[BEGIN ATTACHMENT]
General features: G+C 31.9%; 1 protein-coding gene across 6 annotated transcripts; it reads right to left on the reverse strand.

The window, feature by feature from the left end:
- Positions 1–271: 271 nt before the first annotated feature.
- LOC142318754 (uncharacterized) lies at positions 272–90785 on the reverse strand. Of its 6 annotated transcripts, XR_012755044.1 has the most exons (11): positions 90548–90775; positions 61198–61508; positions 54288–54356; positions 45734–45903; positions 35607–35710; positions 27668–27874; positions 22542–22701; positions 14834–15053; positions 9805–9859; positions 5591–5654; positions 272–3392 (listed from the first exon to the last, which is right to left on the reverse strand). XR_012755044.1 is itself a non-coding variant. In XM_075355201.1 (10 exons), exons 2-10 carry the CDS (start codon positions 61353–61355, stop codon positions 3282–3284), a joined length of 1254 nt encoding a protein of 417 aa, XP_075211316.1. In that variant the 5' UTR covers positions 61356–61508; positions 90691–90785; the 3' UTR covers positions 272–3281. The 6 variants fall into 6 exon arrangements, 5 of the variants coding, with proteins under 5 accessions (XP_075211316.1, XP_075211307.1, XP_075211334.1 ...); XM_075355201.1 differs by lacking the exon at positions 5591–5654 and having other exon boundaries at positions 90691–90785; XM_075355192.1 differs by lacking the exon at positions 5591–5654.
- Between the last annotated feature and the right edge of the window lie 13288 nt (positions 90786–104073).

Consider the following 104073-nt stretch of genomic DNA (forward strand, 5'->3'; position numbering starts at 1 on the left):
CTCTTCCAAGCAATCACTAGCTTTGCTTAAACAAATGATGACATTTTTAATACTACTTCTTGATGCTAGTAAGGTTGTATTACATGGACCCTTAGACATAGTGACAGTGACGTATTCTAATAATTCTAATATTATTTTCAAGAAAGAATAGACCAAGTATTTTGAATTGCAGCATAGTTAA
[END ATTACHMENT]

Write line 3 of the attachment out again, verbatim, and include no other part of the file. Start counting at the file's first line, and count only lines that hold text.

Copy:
- Positions 1–271: 271 nt before the first annotated feature.